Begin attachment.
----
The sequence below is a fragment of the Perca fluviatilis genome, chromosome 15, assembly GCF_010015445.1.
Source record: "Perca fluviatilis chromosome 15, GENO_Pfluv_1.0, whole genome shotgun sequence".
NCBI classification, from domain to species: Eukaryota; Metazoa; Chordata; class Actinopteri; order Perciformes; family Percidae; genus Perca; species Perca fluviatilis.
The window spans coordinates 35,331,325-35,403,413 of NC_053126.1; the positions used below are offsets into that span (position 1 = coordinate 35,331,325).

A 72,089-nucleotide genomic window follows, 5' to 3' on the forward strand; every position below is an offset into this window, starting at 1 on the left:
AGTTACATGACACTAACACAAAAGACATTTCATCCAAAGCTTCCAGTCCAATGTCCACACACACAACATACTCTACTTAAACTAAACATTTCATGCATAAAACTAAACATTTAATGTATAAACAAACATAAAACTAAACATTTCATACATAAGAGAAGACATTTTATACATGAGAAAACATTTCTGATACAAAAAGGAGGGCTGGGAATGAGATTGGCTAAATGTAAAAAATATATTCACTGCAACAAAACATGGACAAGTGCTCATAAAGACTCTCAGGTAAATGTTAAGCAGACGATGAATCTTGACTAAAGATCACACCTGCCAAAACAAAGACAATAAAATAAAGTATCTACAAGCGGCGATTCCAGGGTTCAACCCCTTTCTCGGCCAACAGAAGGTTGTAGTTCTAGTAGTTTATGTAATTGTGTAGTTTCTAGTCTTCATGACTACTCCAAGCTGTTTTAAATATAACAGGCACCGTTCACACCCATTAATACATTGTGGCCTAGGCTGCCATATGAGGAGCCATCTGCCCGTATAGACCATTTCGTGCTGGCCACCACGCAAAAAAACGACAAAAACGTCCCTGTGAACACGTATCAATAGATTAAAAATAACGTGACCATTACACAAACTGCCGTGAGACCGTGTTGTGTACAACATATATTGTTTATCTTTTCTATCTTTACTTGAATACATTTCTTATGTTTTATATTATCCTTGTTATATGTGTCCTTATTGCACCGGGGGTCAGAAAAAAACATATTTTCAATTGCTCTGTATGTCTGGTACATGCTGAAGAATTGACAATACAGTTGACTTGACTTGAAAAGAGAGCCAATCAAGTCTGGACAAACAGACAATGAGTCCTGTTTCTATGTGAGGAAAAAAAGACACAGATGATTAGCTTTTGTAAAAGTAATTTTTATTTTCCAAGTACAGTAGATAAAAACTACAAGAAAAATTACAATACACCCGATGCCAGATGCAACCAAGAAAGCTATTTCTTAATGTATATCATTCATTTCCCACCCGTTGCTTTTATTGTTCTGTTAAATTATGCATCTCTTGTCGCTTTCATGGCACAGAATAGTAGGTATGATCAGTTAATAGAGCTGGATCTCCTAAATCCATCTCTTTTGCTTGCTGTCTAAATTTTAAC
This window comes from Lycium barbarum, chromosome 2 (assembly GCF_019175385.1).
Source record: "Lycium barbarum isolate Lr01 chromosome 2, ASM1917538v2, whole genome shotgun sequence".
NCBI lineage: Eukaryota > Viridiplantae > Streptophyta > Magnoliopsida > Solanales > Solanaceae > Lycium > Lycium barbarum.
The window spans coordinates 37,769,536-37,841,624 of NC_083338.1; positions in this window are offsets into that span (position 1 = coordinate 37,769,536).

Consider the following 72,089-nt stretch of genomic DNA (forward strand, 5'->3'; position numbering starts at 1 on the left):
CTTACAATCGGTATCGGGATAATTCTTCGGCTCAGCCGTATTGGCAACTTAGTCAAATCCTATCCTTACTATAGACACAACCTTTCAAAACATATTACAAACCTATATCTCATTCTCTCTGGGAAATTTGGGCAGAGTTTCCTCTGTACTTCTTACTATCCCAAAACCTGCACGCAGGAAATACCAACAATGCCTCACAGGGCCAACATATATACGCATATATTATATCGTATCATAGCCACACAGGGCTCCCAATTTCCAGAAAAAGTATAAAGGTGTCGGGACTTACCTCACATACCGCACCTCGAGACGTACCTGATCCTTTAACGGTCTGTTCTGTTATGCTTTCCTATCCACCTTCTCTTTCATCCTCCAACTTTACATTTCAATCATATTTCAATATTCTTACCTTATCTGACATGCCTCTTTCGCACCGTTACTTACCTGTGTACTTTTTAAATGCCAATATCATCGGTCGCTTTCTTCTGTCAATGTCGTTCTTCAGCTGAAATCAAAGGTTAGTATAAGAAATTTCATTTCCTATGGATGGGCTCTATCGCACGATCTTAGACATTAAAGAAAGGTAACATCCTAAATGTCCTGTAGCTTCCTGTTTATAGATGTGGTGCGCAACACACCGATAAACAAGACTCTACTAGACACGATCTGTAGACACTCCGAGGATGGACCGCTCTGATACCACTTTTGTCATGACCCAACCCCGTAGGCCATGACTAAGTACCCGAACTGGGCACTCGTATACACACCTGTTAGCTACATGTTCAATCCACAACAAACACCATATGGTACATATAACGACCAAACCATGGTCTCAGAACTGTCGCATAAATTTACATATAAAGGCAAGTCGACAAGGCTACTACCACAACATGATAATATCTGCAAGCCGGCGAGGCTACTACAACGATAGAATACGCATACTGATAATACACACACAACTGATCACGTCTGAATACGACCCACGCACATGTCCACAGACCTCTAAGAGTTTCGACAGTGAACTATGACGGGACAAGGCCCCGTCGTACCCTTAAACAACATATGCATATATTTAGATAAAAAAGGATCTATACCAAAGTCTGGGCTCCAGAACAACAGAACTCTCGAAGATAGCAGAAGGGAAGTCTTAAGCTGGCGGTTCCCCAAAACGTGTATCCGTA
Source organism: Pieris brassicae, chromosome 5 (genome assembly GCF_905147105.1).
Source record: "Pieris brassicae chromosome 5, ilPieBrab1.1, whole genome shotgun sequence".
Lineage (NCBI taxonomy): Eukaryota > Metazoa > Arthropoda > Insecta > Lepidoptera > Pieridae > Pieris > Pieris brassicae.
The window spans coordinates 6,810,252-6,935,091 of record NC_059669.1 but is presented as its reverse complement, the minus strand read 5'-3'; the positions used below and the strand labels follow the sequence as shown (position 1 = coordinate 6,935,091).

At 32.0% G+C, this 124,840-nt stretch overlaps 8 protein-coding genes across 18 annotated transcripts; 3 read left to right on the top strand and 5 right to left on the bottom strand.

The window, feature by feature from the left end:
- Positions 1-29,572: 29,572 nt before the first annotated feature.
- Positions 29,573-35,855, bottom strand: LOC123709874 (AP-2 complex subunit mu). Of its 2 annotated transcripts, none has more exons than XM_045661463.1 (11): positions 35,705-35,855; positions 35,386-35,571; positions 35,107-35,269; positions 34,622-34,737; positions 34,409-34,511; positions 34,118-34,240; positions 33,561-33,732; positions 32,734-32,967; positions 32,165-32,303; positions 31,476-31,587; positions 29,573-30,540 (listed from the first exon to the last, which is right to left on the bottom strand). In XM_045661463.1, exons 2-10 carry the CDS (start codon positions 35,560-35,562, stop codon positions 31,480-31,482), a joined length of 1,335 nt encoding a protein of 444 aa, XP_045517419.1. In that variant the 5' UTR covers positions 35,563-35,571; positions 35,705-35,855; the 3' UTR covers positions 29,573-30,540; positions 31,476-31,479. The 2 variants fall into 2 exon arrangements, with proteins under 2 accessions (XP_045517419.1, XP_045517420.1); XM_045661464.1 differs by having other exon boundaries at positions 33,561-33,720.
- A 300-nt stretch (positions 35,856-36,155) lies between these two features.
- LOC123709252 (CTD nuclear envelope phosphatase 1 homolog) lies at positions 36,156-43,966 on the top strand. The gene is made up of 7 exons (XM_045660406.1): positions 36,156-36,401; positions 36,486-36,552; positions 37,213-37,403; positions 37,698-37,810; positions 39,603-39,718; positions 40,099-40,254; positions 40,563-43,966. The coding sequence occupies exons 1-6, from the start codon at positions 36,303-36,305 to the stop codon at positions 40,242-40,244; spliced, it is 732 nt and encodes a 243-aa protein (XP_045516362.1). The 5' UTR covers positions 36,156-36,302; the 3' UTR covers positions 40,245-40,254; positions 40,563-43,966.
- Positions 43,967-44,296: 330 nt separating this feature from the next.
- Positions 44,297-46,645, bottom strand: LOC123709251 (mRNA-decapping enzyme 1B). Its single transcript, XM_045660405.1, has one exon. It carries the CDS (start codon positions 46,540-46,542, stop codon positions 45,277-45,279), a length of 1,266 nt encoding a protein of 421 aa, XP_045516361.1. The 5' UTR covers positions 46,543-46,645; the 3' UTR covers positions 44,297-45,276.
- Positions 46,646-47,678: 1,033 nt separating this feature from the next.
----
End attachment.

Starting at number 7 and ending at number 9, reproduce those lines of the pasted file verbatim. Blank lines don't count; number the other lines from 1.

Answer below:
This window comes from Lycium barbarum, chromosome 2 (assembly GCF_019175385.1).
Source record: "Lycium barbarum isolate Lr01 chromosome 2, ASM1917538v2, whole genome shotgun sequence".
NCBI lineage: Eukaryota > Viridiplantae > Streptophyta > Magnoliopsida > Solanales > Solanaceae > Lycium > Lycium barbarum.